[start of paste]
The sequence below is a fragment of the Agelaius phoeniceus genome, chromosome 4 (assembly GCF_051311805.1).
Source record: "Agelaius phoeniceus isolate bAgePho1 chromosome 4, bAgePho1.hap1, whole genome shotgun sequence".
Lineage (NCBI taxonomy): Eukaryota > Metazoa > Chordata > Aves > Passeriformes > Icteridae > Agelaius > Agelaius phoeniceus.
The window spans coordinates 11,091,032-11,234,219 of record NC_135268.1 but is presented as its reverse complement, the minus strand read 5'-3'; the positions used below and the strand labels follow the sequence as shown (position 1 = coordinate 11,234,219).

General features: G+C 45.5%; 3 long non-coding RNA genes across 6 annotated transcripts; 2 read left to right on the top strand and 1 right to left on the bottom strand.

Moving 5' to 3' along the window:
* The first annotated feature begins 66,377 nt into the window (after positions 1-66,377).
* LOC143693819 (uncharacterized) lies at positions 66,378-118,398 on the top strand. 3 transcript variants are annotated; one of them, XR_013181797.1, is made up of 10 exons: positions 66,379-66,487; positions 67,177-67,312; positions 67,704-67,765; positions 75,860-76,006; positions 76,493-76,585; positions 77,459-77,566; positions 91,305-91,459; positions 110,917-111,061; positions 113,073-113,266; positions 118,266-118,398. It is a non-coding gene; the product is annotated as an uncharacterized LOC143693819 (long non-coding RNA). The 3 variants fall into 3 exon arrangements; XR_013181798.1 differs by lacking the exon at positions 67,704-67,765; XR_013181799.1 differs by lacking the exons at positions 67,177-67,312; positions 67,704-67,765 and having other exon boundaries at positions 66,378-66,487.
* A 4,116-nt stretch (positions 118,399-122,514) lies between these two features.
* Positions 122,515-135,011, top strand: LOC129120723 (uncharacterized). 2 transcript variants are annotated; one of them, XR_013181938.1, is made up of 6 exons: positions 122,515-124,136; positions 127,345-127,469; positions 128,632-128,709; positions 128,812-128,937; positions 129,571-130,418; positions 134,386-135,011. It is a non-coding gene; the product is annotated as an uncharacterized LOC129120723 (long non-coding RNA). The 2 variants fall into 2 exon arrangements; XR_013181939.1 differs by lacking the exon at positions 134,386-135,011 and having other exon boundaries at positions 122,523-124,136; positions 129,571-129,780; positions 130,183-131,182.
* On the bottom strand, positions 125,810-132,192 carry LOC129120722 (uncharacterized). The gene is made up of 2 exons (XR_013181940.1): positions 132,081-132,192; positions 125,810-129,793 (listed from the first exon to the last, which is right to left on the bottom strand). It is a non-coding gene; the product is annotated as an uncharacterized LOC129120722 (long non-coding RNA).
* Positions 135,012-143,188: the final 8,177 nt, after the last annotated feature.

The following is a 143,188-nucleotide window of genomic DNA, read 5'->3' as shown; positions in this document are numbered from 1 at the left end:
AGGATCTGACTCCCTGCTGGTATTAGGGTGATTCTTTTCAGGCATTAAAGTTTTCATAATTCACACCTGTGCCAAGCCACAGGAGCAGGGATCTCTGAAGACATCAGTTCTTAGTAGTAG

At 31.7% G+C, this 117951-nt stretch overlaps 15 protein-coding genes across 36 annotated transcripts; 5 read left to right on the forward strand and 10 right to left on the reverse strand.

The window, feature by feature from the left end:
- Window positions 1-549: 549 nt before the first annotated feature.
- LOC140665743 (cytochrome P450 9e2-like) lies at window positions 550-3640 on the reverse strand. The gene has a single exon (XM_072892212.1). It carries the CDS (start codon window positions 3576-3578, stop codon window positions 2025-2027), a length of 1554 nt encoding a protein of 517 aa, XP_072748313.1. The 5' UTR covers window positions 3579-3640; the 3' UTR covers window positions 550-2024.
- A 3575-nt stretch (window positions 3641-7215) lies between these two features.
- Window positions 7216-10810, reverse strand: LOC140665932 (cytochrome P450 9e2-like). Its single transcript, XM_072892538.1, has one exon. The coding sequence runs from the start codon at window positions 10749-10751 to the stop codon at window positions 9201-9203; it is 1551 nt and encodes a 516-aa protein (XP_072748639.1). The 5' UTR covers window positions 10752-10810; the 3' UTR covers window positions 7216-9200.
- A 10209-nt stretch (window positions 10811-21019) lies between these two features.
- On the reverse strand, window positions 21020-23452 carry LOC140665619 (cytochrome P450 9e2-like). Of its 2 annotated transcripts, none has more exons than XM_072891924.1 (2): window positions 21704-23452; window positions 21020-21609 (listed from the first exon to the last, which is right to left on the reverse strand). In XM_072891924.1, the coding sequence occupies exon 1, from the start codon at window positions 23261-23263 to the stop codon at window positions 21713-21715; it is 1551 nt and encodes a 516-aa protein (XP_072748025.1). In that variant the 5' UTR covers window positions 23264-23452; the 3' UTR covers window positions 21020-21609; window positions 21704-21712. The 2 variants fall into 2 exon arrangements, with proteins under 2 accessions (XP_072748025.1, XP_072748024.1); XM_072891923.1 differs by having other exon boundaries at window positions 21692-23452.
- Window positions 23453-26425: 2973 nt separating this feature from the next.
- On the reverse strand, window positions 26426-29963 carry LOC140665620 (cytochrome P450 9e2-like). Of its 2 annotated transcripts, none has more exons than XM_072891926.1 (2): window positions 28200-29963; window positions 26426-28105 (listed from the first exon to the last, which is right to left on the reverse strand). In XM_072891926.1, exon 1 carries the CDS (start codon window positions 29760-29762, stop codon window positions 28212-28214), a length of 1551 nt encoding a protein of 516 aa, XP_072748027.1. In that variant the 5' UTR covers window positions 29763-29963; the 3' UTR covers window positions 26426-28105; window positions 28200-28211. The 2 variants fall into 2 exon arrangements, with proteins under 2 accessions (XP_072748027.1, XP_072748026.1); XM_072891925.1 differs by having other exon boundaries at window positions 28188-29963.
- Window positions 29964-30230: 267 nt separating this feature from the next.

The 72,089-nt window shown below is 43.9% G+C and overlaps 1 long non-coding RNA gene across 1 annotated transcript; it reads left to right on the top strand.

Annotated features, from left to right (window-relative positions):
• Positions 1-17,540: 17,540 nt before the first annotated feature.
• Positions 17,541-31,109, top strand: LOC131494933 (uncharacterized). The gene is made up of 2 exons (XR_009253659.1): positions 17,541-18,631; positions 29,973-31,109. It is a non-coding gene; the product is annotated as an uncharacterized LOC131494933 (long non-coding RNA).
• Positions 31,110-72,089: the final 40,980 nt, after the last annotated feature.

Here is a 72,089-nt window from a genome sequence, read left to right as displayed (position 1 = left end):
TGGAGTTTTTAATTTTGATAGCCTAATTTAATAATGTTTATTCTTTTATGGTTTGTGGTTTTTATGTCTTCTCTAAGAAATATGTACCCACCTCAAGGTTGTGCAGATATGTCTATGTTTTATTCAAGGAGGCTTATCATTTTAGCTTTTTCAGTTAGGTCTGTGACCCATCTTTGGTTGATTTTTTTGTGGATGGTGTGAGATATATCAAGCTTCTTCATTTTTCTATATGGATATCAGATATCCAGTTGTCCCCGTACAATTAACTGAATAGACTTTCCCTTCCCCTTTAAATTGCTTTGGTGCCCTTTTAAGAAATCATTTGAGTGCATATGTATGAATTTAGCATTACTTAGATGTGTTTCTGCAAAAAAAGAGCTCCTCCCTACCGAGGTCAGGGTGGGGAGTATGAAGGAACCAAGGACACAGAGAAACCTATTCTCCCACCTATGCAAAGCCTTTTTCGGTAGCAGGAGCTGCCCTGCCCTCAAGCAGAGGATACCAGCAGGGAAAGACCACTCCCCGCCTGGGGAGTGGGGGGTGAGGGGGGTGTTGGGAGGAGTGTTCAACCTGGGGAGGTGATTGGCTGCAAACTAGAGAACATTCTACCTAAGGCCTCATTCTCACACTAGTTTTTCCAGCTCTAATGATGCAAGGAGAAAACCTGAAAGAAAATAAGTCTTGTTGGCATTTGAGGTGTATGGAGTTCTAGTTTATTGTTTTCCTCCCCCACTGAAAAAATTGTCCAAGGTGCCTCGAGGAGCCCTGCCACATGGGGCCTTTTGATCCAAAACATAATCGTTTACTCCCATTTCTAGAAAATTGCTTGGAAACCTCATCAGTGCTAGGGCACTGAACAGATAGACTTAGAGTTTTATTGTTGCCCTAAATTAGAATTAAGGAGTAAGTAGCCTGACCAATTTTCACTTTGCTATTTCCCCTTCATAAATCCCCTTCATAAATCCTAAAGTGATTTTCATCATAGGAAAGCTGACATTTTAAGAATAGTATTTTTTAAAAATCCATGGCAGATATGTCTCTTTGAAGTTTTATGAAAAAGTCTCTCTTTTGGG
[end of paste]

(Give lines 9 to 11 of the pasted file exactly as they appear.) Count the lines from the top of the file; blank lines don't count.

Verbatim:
* A 4,116-nt stretch (positions 118,399-122,514) lies between these two features.
* Positions 122,515-135,011, top strand: LOC129120723 (uncharacterized). 2 transcript variants are annotated; one of them, XR_013181938.1, is made up of 6 exons: positions 122,515-124,136; positions 127,345-127,469; positions 128,632-128,709; positions 128,812-128,937; positions 129,571-130,418; positions 134,386-135,011. It is a non-coding gene; the product is annotated as an uncharacterized LOC129120723 (long non-coding RNA). The 2 variants fall into 2 exon arrangements; XR_013181939.1 differs by lacking the exon at positions 134,386-135,011 and having other exon boundaries at positions 122,523-124,136; positions 129,571-129,780; positions 130,183-131,182.
* On the bottom strand, positions 125,810-132,192 carry LOC129120722 (uncharacterized). The gene is made up of 2 exons (XR_013181940.1): positions 132,081-132,192; positions 125,810-129,793 (listed from the first exon to the last, which is right to left on the bottom strand). It is a non-coding gene; the product is annotated as an uncharacterized LOC129120722 (long non-coding RNA).